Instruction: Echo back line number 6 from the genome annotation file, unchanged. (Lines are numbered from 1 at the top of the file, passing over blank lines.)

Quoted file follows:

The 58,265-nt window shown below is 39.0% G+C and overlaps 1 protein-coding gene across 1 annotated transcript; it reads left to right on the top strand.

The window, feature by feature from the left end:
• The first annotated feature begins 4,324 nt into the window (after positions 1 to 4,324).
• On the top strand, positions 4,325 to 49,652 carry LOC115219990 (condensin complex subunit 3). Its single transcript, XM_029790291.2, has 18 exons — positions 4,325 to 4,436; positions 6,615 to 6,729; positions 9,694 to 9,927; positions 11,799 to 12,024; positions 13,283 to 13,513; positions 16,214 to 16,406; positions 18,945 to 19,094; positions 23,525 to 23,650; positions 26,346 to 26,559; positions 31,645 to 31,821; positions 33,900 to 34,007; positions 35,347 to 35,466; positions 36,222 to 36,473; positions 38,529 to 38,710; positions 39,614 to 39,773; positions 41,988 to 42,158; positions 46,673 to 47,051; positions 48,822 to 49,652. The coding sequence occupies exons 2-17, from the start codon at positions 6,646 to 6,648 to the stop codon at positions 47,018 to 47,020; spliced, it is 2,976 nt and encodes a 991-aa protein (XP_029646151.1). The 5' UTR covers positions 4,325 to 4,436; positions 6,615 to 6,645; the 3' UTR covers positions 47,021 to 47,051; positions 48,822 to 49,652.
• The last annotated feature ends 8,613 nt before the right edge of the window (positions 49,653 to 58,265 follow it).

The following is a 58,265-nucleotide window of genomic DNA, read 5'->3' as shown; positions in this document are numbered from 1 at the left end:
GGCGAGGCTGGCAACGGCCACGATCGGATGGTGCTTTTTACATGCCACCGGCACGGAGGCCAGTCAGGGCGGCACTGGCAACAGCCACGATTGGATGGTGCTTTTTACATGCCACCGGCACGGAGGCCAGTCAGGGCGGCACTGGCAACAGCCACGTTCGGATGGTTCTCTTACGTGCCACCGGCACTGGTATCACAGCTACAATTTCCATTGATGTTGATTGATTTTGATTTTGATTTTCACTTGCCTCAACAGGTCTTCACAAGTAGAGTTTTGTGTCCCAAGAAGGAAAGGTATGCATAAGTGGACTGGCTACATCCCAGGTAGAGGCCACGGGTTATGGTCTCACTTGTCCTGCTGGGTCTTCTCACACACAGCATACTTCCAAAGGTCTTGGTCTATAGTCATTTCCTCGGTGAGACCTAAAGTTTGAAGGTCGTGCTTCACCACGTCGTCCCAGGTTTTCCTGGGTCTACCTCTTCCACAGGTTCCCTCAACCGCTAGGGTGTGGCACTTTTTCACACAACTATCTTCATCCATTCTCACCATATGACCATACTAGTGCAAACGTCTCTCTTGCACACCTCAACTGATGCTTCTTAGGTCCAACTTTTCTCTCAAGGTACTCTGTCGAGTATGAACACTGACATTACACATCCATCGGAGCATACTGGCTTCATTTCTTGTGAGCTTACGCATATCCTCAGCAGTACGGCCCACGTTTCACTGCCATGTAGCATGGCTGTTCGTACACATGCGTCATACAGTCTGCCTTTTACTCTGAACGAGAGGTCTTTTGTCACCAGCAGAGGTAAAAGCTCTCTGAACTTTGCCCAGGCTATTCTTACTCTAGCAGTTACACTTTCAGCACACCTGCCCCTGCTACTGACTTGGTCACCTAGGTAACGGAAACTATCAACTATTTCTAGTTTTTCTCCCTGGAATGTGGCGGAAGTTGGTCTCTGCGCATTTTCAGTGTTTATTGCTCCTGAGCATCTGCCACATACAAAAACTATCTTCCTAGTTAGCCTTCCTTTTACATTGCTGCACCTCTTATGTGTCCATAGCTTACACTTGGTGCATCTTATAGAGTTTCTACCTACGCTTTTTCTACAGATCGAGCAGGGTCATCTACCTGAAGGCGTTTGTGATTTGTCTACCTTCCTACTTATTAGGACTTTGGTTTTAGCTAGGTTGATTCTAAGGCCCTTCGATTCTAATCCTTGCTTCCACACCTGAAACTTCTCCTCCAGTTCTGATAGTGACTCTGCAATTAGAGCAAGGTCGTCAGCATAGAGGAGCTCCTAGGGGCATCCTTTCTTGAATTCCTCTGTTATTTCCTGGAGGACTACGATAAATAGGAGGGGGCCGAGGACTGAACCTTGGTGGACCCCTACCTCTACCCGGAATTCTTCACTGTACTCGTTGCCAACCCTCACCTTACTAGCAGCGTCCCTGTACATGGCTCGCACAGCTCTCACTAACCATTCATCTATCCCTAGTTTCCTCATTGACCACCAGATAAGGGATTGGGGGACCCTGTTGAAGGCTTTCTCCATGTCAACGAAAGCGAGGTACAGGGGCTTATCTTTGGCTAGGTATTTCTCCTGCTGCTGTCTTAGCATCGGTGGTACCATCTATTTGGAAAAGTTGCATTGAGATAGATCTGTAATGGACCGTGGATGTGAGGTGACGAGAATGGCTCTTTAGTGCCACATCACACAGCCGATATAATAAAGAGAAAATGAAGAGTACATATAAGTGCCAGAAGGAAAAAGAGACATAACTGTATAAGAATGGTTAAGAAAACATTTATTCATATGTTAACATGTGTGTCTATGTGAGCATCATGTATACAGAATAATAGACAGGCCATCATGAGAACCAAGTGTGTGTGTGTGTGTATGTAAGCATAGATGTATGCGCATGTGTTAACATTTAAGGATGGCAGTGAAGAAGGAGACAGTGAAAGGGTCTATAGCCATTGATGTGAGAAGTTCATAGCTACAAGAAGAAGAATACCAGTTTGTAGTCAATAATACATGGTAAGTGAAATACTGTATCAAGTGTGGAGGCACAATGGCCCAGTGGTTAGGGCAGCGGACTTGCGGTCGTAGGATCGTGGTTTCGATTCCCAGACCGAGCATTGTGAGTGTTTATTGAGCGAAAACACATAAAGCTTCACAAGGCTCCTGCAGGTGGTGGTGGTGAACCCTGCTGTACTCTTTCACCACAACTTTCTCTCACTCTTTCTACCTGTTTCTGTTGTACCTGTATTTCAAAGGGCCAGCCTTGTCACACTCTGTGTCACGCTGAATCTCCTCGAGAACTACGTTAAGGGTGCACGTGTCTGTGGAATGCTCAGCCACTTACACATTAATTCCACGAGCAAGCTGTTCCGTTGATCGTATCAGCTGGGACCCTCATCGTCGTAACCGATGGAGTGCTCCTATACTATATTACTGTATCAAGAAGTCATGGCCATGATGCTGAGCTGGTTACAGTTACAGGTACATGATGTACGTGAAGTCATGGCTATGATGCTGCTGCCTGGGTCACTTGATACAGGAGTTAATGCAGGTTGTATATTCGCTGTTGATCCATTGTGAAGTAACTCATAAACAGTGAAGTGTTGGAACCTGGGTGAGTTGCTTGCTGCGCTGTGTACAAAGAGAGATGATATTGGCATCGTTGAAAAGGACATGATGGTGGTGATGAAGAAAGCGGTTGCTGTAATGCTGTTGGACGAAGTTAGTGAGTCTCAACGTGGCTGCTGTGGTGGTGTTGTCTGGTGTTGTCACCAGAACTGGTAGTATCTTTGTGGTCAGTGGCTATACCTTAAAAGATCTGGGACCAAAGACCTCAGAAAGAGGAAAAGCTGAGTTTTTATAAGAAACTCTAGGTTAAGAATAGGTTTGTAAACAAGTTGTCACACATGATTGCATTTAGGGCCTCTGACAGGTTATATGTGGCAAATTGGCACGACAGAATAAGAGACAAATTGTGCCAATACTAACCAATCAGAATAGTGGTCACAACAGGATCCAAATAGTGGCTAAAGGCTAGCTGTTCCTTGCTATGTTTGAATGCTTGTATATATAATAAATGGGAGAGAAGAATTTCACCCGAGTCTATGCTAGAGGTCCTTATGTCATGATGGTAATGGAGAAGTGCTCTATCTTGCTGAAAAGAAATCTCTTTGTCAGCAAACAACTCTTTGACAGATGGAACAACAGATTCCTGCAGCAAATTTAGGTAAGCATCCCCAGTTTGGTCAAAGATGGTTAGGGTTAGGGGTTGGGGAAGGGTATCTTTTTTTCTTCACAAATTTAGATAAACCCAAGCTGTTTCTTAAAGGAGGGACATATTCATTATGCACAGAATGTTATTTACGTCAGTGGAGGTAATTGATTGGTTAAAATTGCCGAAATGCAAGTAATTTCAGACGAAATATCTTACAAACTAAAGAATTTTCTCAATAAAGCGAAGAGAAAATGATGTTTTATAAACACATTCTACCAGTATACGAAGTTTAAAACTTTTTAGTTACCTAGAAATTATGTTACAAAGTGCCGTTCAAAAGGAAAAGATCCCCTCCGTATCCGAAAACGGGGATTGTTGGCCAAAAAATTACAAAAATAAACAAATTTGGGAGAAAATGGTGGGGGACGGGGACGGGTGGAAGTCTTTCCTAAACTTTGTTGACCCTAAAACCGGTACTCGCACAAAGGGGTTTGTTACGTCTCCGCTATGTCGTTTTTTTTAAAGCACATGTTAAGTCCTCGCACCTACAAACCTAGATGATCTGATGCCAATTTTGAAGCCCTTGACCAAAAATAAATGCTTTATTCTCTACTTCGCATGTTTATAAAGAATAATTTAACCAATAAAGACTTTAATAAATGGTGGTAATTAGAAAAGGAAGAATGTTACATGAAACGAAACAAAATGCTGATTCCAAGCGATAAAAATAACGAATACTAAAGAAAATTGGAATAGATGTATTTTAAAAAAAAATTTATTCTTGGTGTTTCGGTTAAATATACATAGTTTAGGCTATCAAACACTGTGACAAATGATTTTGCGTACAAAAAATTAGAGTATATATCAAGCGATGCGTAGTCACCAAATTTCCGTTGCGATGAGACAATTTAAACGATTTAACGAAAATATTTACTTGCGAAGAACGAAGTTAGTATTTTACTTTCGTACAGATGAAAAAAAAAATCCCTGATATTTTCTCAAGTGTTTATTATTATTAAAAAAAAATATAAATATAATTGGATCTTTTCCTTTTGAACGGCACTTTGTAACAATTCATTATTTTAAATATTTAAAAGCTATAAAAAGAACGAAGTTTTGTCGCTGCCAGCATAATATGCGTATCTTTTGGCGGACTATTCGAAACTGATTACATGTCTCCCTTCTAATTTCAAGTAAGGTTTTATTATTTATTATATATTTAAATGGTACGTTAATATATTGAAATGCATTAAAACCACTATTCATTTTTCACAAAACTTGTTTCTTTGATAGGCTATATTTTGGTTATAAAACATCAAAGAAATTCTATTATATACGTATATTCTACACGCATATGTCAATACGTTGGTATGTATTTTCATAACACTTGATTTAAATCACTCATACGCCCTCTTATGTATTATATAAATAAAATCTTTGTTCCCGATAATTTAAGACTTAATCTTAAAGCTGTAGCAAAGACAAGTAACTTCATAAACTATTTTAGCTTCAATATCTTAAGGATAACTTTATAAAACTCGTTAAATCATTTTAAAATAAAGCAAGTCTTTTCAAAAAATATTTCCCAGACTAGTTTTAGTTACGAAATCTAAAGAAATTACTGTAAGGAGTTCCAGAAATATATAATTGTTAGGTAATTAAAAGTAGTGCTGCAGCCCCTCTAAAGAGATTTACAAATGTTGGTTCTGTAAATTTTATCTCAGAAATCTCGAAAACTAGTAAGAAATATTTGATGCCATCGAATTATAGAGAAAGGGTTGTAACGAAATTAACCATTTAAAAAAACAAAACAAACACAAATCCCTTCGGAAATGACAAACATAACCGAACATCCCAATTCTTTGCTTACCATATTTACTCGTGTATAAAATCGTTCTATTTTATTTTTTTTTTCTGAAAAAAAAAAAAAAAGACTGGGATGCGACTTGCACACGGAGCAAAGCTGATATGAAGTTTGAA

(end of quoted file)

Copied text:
The following is a 58,265-nucleotide window of genomic DNA, read 5'->3' as shown; positions in this document are numbered from 1 at the left end: